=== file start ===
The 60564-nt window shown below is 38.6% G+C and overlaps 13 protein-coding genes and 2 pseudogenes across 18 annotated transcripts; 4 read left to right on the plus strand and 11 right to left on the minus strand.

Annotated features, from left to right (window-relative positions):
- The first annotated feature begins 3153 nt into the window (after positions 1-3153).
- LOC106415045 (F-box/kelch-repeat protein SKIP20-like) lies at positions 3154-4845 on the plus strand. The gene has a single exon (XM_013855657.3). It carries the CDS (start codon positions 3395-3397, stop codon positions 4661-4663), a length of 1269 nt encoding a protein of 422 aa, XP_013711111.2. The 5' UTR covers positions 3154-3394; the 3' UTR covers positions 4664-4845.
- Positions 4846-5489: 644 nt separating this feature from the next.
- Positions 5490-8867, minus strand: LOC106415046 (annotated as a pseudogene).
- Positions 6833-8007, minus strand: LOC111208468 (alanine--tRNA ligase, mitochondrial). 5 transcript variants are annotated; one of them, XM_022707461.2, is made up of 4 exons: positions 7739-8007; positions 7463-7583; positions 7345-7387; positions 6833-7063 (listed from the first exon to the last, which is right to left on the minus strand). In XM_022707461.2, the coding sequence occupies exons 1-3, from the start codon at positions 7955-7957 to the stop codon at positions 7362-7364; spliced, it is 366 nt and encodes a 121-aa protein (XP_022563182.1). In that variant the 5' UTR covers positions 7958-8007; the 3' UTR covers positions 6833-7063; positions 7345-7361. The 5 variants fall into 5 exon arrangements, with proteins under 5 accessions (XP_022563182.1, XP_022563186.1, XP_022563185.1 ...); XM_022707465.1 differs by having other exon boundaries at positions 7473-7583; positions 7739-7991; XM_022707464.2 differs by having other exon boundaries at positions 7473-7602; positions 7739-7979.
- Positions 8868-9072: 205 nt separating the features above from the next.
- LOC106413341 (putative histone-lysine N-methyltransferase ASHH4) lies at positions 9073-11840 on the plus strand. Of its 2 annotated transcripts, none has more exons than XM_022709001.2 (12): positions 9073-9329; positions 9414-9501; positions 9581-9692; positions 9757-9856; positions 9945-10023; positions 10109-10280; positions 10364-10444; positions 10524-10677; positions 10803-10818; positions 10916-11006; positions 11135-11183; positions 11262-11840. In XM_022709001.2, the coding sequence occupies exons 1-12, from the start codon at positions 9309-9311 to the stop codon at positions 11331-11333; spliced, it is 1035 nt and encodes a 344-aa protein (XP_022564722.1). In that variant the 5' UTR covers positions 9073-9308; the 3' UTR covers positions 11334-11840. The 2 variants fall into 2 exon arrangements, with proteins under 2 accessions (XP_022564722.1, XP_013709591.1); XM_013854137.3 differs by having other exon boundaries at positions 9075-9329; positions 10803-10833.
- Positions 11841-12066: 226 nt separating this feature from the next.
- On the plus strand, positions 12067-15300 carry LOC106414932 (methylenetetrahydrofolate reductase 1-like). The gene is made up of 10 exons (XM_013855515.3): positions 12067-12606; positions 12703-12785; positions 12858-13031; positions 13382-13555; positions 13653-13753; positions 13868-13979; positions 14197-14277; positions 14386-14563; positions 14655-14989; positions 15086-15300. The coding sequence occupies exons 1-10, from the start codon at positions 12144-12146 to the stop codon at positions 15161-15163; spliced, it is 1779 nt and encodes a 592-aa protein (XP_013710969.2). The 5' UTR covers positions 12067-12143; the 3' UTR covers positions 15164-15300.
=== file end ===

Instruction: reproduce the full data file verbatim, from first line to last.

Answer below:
The 60564-nt window shown below is 38.6% G+C and overlaps 13 protein-coding genes and 2 pseudogenes across 18 annotated transcripts; 4 read left to right on the plus strand and 11 right to left on the minus strand.

Annotated features, from left to right (window-relative positions):
- The first annotated feature begins 3153 nt into the window (after positions 1-3153).
- LOC106415045 (F-box/kelch-repeat protein SKIP20-like) lies at positions 3154-4845 on the plus strand. The gene has a single exon (XM_013855657.3). It carries the CDS (start codon positions 3395-3397, stop codon positions 4661-4663), a length of 1269 nt encoding a protein of 422 aa, XP_013711111.2. The 5' UTR covers positions 3154-3394; the 3' UTR covers positions 4664-4845.
- Positions 4846-5489: 644 nt separating this feature from the next.
- Positions 5490-8867, minus strand: LOC106415046 (annotated as a pseudogene).
- Positions 6833-8007, minus strand: LOC111208468 (alanine--tRNA ligase, mitochondrial). 5 transcript variants are annotated; one of them, XM_022707461.2, is made up of 4 exons: positions 7739-8007; positions 7463-7583; positions 7345-7387; positions 6833-7063 (listed from the first exon to the last, which is right to left on the minus strand). In XM_022707461.2, the coding sequence occupies exons 1-3, from the start codon at positions 7955-7957 to the stop codon at positions 7362-7364; spliced, it is 366 nt and encodes a 121-aa protein (XP_022563182.1). In that variant the 5' UTR covers positions 7958-8007; the 3' UTR covers positions 6833-7063; positions 7345-7361. The 5 variants fall into 5 exon arrangements, with proteins under 5 accessions (XP_022563182.1, XP_022563186.1, XP_022563185.1 ...); XM_022707465.1 differs by having other exon boundaries at positions 7473-7583; positions 7739-7991; XM_022707464.2 differs by having other exon boundaries at positions 7473-7602; positions 7739-7979.
- Positions 8868-9072: 205 nt separating the features above from the next.
- LOC106413341 (putative histone-lysine N-methyltransferase ASHH4) lies at positions 9073-11840 on the plus strand. Of its 2 annotated transcripts, none has more exons than XM_022709001.2 (12): positions 9073-9329; positions 9414-9501; positions 9581-9692; positions 9757-9856; positions 9945-10023; positions 10109-10280; positions 10364-10444; positions 10524-10677; positions 10803-10818; positions 10916-11006; positions 11135-11183; positions 11262-11840. In XM_022709001.2, the coding sequence occupies exons 1-12, from the start codon at positions 9309-9311 to the stop codon at positions 11331-11333; spliced, it is 1035 nt and encodes a 344-aa protein (XP_022564722.1). In that variant the 5' UTR covers positions 9073-9308; the 3' UTR covers positions 11334-11840. The 2 variants fall into 2 exon arrangements, with proteins under 2 accessions (XP_022564722.1, XP_013709591.1); XM_013854137.3 differs by having other exon boundaries at positions 9075-9329; positions 10803-10833.
- Positions 11841-12066: 226 nt separating this feature from the next.
- On the plus strand, positions 12067-15300 carry LOC106414932 (methylenetetrahydrofolate reductase 1-like). The gene is made up of 10 exons (XM_013855515.3): positions 12067-12606; positions 12703-12785; positions 12858-13031; positions 13382-13555; positions 13653-13753; positions 13868-13979; positions 14197-14277; positions 14386-14563; positions 14655-14989; positions 15086-15300. The coding sequence occupies exons 1-10, from the start codon at positions 12144-12146 to the stop codon at positions 15161-15163; spliced, it is 1779 nt and encodes a 592-aa protein (XP_013710969.2). The 5' UTR covers positions 12067-12143; the 3' UTR covers positions 15164-15300.